CyberArk software reported strong financial results for the third quarter of 2022. Revenue was $152.67 million which increased by 26% year over year and beat analyst expectations by $1.78 million. This solid growth was despite $2 million foreign exchange headwind due to the strong dollar which impacted international revenue. On an Adjusted basis, revenue increased by a rapid 35% year over year.
Breaking revenue down by segment, Subscription revenue popped by an outstanding 110% year over year to $74.2 million. This type of revenue now makes up 49% of the total and is a testament to the business’s move to a subscription-based business model. This is my favorite type of revenue model as it locks in consistent revenue while enabling easy upsells and cross-sells, which are positive dynamics the company has been seeing so far.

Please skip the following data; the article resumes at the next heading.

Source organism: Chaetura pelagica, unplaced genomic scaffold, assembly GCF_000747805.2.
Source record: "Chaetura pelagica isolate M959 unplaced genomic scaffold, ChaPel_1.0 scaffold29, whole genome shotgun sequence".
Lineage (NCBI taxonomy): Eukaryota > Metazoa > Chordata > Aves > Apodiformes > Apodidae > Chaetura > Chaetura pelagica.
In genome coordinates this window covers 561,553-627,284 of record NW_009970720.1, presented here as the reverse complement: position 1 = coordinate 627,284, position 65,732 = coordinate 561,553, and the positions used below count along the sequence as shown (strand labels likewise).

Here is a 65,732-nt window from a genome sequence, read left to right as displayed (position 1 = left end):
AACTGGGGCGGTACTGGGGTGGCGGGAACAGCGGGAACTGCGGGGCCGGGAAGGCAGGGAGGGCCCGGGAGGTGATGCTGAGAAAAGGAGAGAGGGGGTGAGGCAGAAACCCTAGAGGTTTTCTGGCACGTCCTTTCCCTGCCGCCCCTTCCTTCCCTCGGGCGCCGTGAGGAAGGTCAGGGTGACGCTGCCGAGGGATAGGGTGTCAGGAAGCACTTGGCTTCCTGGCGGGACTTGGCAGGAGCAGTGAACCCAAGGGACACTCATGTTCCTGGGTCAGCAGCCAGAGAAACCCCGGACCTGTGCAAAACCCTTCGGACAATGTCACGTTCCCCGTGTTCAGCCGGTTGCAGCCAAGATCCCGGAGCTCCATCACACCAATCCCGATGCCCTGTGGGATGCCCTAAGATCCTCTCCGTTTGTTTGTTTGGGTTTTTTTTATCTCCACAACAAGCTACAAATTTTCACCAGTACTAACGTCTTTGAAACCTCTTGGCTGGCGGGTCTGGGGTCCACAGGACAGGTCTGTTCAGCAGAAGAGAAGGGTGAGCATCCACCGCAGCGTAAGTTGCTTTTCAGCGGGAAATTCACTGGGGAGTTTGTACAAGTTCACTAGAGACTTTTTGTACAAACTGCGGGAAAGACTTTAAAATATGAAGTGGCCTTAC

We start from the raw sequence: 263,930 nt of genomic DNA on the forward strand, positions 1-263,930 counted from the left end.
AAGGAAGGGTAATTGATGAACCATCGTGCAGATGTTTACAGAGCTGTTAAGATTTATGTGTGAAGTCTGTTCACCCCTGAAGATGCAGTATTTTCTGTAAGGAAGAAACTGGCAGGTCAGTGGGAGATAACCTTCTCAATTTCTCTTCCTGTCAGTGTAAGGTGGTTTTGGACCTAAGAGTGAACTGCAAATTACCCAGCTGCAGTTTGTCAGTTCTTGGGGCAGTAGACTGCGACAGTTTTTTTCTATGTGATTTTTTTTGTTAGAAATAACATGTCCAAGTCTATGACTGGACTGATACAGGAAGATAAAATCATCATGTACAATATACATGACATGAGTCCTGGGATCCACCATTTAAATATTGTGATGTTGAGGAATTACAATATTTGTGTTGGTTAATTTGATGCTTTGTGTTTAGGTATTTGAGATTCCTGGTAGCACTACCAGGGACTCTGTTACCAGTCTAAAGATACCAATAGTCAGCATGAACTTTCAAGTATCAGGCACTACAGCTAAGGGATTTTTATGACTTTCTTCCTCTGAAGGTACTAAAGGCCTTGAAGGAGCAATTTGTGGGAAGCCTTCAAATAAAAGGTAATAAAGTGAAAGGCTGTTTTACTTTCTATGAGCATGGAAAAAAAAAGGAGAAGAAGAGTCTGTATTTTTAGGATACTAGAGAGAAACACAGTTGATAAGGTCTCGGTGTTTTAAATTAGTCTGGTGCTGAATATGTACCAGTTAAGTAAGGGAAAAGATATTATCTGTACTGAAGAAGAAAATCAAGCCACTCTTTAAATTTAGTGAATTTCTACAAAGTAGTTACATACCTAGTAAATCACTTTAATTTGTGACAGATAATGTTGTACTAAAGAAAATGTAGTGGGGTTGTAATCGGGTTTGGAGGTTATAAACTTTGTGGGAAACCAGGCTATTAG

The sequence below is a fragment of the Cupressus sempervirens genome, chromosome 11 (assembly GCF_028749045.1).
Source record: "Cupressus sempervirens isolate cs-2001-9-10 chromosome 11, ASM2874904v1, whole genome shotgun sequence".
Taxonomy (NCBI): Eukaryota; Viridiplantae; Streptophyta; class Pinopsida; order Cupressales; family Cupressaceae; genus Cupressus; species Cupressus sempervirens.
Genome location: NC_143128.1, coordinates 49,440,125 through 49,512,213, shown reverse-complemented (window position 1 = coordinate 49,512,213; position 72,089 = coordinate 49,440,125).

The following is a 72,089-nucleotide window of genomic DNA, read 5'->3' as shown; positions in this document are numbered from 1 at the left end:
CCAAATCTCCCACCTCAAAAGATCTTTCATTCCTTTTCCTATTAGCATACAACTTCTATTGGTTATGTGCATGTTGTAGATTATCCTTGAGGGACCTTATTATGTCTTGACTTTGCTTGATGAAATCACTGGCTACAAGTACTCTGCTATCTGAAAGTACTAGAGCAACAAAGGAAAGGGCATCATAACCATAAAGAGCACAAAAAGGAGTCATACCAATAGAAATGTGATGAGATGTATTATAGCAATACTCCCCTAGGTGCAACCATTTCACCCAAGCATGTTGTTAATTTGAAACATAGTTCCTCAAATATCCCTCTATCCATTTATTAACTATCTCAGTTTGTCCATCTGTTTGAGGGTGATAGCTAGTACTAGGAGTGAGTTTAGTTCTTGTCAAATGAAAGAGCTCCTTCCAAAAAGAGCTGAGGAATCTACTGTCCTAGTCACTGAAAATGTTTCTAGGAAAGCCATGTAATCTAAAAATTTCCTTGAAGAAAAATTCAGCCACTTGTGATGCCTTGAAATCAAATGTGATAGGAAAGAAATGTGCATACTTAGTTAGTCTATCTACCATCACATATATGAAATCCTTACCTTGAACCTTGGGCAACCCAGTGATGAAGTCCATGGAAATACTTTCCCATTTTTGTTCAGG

Perpetual license revenue did decline from $23 million to $13.8 million, which was expected as more customers switched to the subscription-based model. Maintenance and professional services revenue was flat year over year at $64.6 million. This doesn’t worry me too much as that is a lower margin portion of the business, but ideally, I would still like to be seeing some growth.
Recurring revenue grew by 44% year over year to $128.5 million, which made up 84% of total revenue. A greater portion of recurring revenue is a positive sign as it helps with consistency, forecasts, and the aforementioned upsells. By region, CyberArk is fairly diversified with 61% of its revenue from the Americas region which increased by 37% year over year. this was followed by the EMEA region which makes up 29% of total revenue or $43 million and grew by 10% year over year. It should be noted that the EMEA revenue was impacted by a $2 million FX headwind, due to the strong dollar mentioned prior. The APJ region made up 10% of revenue or $15.5 million and grew by 13% year over year. CyberArk is also extremely diversified across industry verticals as you can see from the right-side pie chart below. Its largest sector is Banking & Financials (22% of Bookings) which is a fairly stable industry. This is followed by Manufacturing at 14% and Government at 10% of Bookings.